After Hurricane Ida, The Gulf Needs Our Help

Arsidez León


September 2, 2021


Help – I haven’t slept all the way through the night since Ida made landfall. I was restless making sure those I care for in the Gulf were safe.

Refreshing social media at an unhealthy rate became my reality. Unsure what news I was going to see, I left my living room TV running overnight on 24/7 coverage of Ida’s impact until just last night. I found out much later that my family in Baton Rouge was safe, friends in the area had evacuated, and others were hunkered down in New Orleans. Our love and thoughts go to ALL those impacted in Ida’s path and other recent super storms. I am uplifting those impacted in nightly prayer. 

Hurricane Ida tore through New Orleans. Many were able to evacuate, including my family. However, that is not the case for everyone. The federal levees held, yes. And yet, New Orleans residents cannot go home or stay (if still there) because there’s little to no electricity, shortage of clean water, and damage to homes, hospitals and other critical infrastructure. Following Ida’s landfall the city of New Orleans was left with no power lines left standing responsible for bringing electricity into the city. This is a man-made humanitarian crisis and a symptom of the climate emergency we’re currently in! Winds topped 150 mph and much more damage has been done than anticipated in New Orleans and the South. Over a million Lousianians are without power. Entergy Louisiana stated, “catastrophic transmission damage” done to the electric system. Many thousands of families have been displaced from their homes, and many of us have wondered how we can help. 

Downed power lines diverted traffic in Metairie, La., on Monday, a day after Hurricane Ida swept through the region. (Photo: Steve Helber/ AP)
Damaged boats are seen after Hurricane Ida swept into Grand Isle, Louisiana. (Photo: Scott Clause/ AP)

I have friends STILL in New Orleans, one who stayed to care for animals at a local non-profit zoo where they work to maintain species presence. What’s not well known about Hurricane Katrina is that the worst came after the storm was gone and the skies had cleared. Individuals who were there after Katrina say these next weeks are absolutely critical. Reports are still coming in, recovery crews are on the ground, and we’re still learning what people impacted really need.

We unfortunately cannot reverse the damage done by this massive hurricane, but there are many ways that you can help the people of New Orleans and others affected by this tragic devastation. You can help from wherever you might be reading this. 

How can you help? What can you do? We’ve gathered a few resources to help:

Resources to support those impacted by Hurricane Ida:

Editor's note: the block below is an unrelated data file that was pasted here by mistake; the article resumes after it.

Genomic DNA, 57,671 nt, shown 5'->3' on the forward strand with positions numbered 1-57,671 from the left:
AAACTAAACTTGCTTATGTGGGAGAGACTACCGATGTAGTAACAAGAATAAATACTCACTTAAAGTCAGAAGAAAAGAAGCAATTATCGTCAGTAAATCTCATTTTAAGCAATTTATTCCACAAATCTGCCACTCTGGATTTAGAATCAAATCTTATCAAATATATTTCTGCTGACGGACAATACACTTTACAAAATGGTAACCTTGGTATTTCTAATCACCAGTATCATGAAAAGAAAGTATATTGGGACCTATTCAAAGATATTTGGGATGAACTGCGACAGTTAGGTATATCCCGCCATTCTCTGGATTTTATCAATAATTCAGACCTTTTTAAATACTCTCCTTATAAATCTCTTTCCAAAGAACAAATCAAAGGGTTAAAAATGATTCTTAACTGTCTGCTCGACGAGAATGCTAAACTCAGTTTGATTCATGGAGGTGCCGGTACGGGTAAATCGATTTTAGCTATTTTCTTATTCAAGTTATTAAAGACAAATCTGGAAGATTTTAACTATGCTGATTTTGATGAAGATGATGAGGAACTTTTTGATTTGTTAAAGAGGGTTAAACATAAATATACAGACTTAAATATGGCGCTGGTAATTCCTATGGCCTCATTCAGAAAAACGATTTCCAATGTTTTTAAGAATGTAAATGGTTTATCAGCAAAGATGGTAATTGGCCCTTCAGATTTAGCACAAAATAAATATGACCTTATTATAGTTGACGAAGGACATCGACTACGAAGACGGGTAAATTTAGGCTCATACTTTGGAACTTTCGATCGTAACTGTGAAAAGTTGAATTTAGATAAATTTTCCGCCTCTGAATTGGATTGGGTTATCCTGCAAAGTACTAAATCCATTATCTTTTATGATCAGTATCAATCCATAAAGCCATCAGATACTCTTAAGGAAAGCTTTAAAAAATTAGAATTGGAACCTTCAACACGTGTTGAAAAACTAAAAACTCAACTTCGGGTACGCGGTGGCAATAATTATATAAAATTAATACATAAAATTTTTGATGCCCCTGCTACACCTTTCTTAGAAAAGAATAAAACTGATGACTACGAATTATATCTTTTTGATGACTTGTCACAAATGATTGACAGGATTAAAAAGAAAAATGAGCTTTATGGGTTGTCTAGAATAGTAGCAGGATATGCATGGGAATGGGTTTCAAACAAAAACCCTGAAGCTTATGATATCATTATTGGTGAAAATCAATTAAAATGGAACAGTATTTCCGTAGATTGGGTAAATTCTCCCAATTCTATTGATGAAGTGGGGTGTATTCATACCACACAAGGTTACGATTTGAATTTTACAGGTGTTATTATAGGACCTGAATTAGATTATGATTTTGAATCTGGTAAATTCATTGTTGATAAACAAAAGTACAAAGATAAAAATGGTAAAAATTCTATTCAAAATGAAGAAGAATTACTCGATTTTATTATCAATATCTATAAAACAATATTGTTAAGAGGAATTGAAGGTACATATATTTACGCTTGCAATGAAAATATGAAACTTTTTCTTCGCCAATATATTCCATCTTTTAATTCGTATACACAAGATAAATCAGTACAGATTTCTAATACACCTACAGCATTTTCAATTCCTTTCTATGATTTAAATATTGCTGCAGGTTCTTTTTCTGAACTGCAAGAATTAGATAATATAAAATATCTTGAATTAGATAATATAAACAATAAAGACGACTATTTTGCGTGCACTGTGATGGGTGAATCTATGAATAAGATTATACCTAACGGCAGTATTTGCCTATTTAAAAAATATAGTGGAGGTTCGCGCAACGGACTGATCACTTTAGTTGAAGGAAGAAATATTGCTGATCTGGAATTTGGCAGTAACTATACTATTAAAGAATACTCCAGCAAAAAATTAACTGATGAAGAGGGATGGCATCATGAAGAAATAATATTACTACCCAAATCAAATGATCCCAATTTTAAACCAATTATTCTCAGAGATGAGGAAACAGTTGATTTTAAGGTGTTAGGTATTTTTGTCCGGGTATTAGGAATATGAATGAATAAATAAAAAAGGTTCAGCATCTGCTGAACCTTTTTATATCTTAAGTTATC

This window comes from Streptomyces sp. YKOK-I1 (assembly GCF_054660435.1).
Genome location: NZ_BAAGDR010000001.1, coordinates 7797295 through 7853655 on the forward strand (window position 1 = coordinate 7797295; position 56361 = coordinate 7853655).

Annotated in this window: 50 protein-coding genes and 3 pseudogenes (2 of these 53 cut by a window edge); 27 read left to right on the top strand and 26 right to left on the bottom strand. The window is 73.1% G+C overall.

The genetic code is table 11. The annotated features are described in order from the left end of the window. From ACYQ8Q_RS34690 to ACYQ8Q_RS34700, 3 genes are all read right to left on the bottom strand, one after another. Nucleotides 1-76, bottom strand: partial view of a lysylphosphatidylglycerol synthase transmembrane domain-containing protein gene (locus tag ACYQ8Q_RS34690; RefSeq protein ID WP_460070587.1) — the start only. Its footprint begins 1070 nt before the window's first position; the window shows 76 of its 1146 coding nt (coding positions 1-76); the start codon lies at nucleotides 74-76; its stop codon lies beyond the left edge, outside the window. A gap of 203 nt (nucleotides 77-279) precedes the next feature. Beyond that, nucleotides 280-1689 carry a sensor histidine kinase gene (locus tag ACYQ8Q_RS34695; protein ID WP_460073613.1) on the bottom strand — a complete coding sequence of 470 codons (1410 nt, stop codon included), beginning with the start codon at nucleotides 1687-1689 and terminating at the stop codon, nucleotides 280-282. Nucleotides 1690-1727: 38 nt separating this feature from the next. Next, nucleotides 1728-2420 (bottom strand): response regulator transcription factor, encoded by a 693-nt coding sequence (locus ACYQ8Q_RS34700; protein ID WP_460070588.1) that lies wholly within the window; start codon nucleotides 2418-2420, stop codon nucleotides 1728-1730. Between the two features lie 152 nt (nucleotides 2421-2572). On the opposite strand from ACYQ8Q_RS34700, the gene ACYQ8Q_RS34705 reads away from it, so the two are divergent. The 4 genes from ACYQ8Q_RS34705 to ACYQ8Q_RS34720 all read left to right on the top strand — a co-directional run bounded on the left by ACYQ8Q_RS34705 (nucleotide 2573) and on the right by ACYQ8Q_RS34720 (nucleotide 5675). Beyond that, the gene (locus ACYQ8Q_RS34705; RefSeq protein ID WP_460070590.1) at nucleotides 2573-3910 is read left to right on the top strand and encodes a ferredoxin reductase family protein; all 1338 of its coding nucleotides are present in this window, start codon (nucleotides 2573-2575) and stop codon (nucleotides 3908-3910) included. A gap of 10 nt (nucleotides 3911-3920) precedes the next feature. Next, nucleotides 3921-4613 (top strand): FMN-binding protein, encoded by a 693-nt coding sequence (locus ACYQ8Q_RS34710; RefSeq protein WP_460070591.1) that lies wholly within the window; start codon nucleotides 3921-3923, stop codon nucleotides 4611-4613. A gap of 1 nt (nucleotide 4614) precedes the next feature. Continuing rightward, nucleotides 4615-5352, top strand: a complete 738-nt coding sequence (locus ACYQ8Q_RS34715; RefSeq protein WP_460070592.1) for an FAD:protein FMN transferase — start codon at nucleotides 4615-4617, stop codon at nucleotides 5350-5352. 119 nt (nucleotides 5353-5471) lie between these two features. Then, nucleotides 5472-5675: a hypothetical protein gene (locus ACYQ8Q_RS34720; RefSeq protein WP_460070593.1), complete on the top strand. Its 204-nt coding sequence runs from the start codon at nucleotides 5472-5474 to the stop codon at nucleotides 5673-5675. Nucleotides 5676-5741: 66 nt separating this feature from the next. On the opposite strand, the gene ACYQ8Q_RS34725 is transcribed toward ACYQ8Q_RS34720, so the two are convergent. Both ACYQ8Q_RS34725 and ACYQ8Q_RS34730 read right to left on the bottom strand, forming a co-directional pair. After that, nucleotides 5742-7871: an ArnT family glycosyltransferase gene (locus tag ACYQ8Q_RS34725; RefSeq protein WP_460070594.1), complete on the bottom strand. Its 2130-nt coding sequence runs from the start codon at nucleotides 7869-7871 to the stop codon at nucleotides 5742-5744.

Offer Mutual Aid, Donate or Volunteer: 

Customers stand in line to shop at a convenience store with no electricity in the aftermath of Hurricane Ida knocking out power in the area, Monday, Aug. 30, 2021, in New Orleans, La. (Photo: Eric Gay/ AP)
Cyclists pedal through floodwaters caused by the effects of Hurricane Ida near the New Orleans Marina, Monday, Aug. 30, 2021, in New Orleans, La. (Photo: Eric Gay/ AP)
Floodwater slowly recedes in the aftermath of Hurricane Ida in Lafitte, La., Wednesday, Sept. 1, 2021. (Photo:Gerald Herbert/ AP)

Our Gulf communities are on the frontlines of the climate crisis! The environmental justice leaders have been doing the work and directing community-controlled mutual aid to people in need. We at ACE live our values. The best way to have a positive impact right now is to give resources, if able, to the people best able to deliver the relief: those individuals and organizations who have been doing this work.

While much progress will be made in the days to come, the Associated Press reported the following:

“There were still 989,000 homes and businesses without power, or 44% of all state utility customers in southeast Louisiana, from the New Orleans area to Baton Rouge, according to the state Public Service Commission. Phillip May, president and CEO of Entergy Louisiana, told reporters Wednesday he predicts “a lot more progress” in coming days. Still, he said full recovery will be slow, with thousands of power poles and transformers knocked out by the storm. In neighboring Mississippi, 32,000 customers had no electricity.”  (Reported by AP: Rebecca Santana, Melinda Deslatte and Janet Mcconaughey 09/01/2021)

Direct support of relief efforts in the wake of this destruction is only the first step. Stay in touch by joining our network. We’ll be in touch about what we can do next to rebuild a more sustainable and stronger Gulf and combat this climate emergency!

Thank you for continuing to keep those uprooted by this storm in your hearts. 

Thank you for any help you are able to provide.

In solidarity,

Arsidez León,

Civic Engagement Director, ACE


Arsidez León

Civic Engagement Director

Arsidez is ACE’s Civic Engagement Director based in Tutelo and Keyauwee Territory (NC). He enjoys catching up on Star Wars news, trail hiking and gardening in his free time.

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